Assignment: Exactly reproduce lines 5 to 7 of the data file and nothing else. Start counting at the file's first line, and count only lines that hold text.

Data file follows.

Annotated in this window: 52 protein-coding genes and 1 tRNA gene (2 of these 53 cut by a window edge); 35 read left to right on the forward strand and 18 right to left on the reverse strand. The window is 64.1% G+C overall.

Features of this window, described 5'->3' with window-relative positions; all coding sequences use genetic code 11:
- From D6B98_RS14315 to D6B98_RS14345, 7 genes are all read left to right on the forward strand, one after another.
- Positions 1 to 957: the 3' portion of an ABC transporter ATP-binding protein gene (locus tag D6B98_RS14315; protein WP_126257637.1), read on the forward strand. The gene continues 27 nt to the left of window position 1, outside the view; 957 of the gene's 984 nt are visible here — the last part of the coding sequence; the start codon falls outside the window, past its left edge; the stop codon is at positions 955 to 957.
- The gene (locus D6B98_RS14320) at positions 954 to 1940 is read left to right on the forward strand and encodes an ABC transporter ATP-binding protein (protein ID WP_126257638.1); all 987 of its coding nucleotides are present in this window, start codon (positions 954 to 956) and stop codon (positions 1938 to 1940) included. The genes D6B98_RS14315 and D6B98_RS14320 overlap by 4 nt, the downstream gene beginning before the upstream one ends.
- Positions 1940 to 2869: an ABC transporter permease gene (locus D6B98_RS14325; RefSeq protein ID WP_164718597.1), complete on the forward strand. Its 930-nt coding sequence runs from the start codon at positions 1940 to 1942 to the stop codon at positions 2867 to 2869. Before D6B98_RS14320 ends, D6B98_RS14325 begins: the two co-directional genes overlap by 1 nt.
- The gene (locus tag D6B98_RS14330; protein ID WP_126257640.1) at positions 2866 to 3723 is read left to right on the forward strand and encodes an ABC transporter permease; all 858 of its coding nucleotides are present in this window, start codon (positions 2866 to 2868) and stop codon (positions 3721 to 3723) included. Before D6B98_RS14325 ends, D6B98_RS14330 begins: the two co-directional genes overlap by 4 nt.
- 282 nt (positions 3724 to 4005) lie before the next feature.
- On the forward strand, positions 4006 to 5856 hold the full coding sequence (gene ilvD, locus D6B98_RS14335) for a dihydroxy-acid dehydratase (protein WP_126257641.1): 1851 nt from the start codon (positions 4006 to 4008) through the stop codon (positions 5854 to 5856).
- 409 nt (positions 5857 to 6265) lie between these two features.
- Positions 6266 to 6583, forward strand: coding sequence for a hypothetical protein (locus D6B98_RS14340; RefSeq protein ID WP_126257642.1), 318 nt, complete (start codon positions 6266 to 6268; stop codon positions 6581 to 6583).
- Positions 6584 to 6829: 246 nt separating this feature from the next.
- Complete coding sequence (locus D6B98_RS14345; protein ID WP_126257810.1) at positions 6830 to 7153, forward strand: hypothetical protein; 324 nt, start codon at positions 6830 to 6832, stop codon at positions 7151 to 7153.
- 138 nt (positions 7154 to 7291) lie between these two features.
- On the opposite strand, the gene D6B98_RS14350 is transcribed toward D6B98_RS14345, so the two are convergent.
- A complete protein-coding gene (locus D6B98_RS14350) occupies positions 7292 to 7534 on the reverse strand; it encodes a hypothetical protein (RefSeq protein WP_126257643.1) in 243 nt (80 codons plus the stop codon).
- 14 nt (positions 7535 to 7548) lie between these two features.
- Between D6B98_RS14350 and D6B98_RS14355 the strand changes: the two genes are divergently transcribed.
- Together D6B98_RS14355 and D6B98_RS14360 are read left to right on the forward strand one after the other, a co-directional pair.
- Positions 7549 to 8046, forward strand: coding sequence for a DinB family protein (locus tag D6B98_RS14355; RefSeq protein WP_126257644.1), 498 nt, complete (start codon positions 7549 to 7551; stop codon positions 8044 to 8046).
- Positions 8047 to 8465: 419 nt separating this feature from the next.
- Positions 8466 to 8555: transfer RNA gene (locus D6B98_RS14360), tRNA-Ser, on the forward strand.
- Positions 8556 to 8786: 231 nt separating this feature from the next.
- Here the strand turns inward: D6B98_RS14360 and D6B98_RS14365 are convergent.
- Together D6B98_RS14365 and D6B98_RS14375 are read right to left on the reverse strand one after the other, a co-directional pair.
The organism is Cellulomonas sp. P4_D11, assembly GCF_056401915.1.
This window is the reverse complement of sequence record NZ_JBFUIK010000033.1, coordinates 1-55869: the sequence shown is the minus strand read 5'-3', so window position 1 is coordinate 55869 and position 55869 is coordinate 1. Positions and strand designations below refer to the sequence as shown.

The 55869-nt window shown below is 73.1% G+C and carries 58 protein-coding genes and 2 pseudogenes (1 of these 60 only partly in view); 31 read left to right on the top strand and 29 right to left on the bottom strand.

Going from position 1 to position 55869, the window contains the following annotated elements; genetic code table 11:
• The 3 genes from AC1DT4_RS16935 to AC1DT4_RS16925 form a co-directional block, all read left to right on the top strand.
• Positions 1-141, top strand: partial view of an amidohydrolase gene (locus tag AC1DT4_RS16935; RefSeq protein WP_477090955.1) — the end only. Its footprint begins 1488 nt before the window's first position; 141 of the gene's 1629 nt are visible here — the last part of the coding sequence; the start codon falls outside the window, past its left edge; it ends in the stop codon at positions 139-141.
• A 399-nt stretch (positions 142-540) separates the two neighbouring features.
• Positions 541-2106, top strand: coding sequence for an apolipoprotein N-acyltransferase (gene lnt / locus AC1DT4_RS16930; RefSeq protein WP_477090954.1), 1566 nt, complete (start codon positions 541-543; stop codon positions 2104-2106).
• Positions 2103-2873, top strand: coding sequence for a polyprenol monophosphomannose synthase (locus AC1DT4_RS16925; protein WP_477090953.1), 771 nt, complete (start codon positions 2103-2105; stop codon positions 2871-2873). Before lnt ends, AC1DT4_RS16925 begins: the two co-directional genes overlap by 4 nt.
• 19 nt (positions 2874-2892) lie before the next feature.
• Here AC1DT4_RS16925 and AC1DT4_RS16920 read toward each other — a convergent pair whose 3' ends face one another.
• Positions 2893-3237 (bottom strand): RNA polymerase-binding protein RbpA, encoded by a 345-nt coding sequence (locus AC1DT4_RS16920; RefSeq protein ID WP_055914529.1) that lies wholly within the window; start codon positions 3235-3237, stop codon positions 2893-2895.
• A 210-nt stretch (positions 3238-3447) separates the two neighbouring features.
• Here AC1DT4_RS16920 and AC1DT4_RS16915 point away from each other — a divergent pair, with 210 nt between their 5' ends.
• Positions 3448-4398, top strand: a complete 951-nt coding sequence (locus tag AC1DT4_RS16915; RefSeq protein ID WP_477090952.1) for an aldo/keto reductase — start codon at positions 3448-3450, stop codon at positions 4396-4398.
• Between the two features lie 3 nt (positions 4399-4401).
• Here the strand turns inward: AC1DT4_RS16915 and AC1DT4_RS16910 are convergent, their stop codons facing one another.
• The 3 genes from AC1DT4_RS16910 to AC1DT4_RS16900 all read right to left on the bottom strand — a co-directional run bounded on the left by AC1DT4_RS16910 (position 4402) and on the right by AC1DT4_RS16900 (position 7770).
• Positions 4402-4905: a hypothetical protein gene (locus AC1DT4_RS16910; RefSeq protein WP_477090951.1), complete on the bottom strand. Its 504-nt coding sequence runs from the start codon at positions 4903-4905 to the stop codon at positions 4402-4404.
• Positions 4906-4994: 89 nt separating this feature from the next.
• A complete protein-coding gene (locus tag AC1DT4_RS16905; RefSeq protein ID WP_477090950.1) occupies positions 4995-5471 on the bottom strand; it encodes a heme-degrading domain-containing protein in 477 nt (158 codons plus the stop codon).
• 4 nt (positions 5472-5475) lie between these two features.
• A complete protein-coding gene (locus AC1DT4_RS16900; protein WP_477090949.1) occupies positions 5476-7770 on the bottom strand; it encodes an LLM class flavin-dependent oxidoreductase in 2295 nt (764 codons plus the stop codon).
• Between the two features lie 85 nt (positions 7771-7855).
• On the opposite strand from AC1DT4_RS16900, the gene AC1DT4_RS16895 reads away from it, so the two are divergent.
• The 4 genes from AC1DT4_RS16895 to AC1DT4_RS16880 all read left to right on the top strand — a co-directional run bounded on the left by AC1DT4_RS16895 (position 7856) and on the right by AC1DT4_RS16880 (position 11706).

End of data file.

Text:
- The gene (locus D6B98_RS14320) at positions 954 to 1940 is read left to right on the forward strand and encodes an ABC transporter ATP-binding protein (protein ID WP_126257638.1); all 987 of its coding nucleotides are present in this window, start codon (positions 954 to 956) and stop codon (positions 1938 to 1940) included. The genes D6B98_RS14315 and D6B98_RS14320 overlap by 4 nt, the downstream gene beginning before the upstream one ends.
- Positions 1940 to 2869: an ABC transporter permease gene (locus D6B98_RS14325; RefSeq protein ID WP_164718597.1), complete on the forward strand. Its 930-nt coding sequence runs from the start codon at positions 1940 to 1942 to the stop codon at positions 2867 to 2869. Before D6B98_RS14320 ends, D6B98_RS14325 begins: the two co-directional genes overlap by 1 nt.
- The gene (locus tag D6B98_RS14330; protein ID WP_126257640.1) at positions 2866 to 3723 is read left to right on the forward strand and encodes an ABC transporter permease; all 858 of its coding nucleotides are present in this window, start codon (positions 2866 to 2868) and stop codon (positions 3721 to 3723) included. Before D6B98_RS14325 ends, D6B98_RS14330 begins: the two co-directional genes overlap by 4 nt.